The weather was 10C, overcast and blowing a gale – up to 60mph in gusts. I was wearing 4 layers with snow skins, woollen mid-layer, fleece jacket and windshell. I had my ski socks, neck warmer and beanie on
as well. I was toasty but hundreds weren’t, especially the people in shorts and thongs. This allowed us to stay outside for hours and enjoy the flawed beauty of an unforgiving climate and weathered landscape.
We were sad to leave the fjords, but thankful for the small mercies that we are receiving each day. We are, after all, on a floating hotel. How bad can it be?!
Total km walked – 7.3 Wednesday 18 March – at sea
We entered the Pacific ocean and experienced our highest swells since the night we left BA. It was only 4m but it meant another night of flying vs sleeping uphill. Still, it didn’t stop us from sleeping 10 hours. I’m loving the fact that sunrise is at 7.55am.
We tried to cancel our Latam flights on 24 March to Patagonia for the umpteenth time (at least 20 tries), but we still can’t get on to either Latam or Agoda, who we originally booked through. We’ve tried the phone app, website, phone and email. They’ve not responded in any medium. It’s worth $300 so I really hope we can cancel them before we’re due to fly on Tuesday,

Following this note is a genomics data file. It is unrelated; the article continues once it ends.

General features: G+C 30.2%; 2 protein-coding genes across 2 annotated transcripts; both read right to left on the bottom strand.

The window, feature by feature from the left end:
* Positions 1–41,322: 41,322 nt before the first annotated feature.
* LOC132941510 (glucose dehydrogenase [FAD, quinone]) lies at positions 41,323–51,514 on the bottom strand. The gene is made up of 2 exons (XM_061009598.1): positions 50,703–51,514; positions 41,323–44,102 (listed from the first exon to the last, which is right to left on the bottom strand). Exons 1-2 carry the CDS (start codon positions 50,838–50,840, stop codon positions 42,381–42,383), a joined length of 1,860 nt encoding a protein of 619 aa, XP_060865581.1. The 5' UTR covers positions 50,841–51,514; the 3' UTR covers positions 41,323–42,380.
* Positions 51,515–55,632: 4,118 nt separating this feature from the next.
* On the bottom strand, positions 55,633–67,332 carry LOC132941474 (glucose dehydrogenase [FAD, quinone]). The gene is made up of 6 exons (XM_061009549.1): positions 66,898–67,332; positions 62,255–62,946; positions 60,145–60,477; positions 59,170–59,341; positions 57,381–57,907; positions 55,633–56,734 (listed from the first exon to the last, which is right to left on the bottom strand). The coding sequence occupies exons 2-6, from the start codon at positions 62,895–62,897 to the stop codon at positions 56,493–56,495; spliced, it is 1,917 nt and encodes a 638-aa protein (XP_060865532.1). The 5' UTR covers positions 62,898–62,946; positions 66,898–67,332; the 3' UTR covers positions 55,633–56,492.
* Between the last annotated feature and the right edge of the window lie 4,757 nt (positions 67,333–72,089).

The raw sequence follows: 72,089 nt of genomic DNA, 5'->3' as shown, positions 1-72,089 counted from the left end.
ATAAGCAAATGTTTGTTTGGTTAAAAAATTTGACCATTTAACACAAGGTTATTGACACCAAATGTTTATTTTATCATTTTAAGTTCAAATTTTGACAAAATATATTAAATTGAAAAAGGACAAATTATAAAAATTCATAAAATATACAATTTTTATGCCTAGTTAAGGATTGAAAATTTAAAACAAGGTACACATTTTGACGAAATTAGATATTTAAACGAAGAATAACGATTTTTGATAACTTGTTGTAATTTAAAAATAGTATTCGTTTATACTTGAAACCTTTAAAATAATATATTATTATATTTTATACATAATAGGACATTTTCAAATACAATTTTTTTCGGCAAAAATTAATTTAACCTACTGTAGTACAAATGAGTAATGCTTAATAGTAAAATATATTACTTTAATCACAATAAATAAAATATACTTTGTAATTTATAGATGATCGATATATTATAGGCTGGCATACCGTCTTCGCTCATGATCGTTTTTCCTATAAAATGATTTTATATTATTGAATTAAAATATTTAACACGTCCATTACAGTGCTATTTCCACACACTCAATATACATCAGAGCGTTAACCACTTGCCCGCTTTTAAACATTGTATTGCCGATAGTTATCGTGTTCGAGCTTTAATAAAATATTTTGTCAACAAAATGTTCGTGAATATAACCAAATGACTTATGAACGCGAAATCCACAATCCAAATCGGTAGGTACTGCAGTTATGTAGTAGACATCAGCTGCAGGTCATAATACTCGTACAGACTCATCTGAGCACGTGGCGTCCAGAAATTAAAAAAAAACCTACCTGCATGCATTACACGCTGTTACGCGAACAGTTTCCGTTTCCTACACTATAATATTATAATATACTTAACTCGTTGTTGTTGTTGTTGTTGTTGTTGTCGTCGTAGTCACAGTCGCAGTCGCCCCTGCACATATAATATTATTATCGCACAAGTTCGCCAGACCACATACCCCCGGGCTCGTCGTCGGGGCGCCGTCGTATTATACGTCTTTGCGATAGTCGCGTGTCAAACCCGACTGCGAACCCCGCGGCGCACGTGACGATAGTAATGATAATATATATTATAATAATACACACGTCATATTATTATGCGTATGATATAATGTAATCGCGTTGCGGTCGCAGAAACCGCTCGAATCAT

otherwise we’ll be treated as a ‘no show’ and won’t get anything back.
Everyone keeps sending us stories about what the governments are up to, but we have wifi so we’re well versed on the daily changes and as refugees, there’s absolutely nothing we can do in relation to government calls. If they want us to come home – then come get us because we certainly can’t make our own way back.
It was gala dinner night again, so I joined a table with 5 other British people. They weren’t super friendly, except one lady who is a solo traveller.
The weather has warmed to 15C and the clouds are starting to thin out.
Total km walked – 7.4 Thursday 19 March – at sea
The swell had returned to less than 1m, so we were back in calm waters for the foreseeable future.
We’d started to lose track of the days because every day is a day at sea. We shared daily jokes about our predicament and the Cruise Director even starts his morning announcements with “Good morning everyone. Well today is another day at sea…”. He held a travel trivia game
at 10.30am this morning and every question/photo was on South America. Someone from the audience asked “Have we been there?” and everyone had a laugh. He responded with “No cruise ships go to La Paz.”
We also discovered that everyone had been given USD 100pp of onboard credit to spend on beverages, laundry, souvenirs etc. It’s thoughtful of them.